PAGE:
Energy prices remain at high levels. – This is a reflection of the overall situation on the market, which is most affected by the war waged by Russia – said Jakub Wiech, deputy editor-in-chief of Energetyka24.com on TVN24. As he added, the consequences of the COVID-19 pandemic also remain valid. – Two powerful factors overlap over a relatively short period – the pandemic and the war. This is a truly extraordinary situation, which is reflected in our wallets and will continue to be reflected in at least a dozen or so months – said Wiech.
The industry portal Wysokienapiecie.pl stated that electricity prices for households, the PGNiG offer will increase from PLN 0.42 / kWh at the beginning of last year to PLN 1.70 / kWh from autumn this year. According to the portal, similar increases are being introduced or planned by other energy companies.
– As pointed out by the President of the Energy Regulatory Office, this is a reflection of the overall situation on the market, which is most heavily burdened by the war waged by Russiaas well as the West’s response to this war and Russia’s response to sanctions, such as turning off the gas tap and suspending the transmission of blue fuel through two of the four main gas pipelines running from Russia to the West – commented Jakub Wiech, deputy editor-in-chief of Energetyka24.com on TVN24. .
However, he pointed out that this was only part of the picture of the whole situation. – We still have the current consequences of the pandemic and disturbances in the market, caused by the coronavirus, which can be seen, for example, in high freight prices, i.e. high prices of transport by sea, for example of oil or gas, as well as coal – explained Wiech.
Energy prices up
As he stressed, “two powerful factors – the pandemic and the war – overlapped the relatively short period.” – This is a really extraordinary situation, which is reflected in our wallets and will continue to be reflected in at least a dozen or so months – said the TVN24 guest.
Wiech pointed out that a possible end to the effects of the pandemic would bring some relief, but – as he noted – “due to the fact that these two factors have different weights, it will not be a diametrical improvement”. – Unfortunately, we are most affected by what Russia is doing on the energy market and what we, the West, are doing in response to the Russian aggression on Ukraine – he said. In his opinion, “short-term, ad hoc possibilities of influencing the situation do not exist”. – Unfortunately, Europe is becoming dependent on this fuel station Vladimir Putin it has now condemned itself to the possibility and vulnerability of a certain energy blackmail that Russia likes to use – noted Jakub Wiech.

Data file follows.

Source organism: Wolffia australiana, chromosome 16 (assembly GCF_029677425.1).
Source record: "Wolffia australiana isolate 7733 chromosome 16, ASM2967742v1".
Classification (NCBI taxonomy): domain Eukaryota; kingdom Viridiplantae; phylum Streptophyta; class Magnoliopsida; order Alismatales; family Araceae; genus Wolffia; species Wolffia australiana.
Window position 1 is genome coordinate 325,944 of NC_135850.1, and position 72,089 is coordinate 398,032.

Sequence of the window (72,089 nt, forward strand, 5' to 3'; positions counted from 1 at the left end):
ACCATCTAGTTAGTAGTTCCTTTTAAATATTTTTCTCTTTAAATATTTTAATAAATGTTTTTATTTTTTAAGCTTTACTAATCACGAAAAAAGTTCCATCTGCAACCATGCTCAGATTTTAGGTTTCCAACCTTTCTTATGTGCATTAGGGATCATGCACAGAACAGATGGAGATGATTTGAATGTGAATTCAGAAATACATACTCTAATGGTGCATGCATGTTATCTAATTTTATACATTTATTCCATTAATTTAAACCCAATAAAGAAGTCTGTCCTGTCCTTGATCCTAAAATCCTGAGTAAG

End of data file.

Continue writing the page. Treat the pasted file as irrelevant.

Jakub Wiech: Putin keeps Europe on an energetic leash
In his opinion, “it is now in the Kremlin’s interest to pressure Europeans over the coming winter to shock the European economy by pushing up energy prices and even causing potential supply cuts.” – Because such a risk, unfortunately, also exists to weaken the resistance of Europe, to weaken the response that came after February 24 and, for example, to persuade Europeans to re-bind Russia with energy contracts – said Wiech.
– This is a threat that is on the table and there is no such quick answer to that. That is, it is, we can limit the effects of this phenomenon, but not completely. In order to free ourselves from this energy leash on which Vladimir Putin keeps Europe, some time is needed for investments in, among others, infrastructure for the collection and transmission of non-Russian energy resources. We also need new, European production capacities, for example in the power industry, renewable energy and nuclear energy, as well as measures for energy efficiency – mentioned the TVN24 guest.
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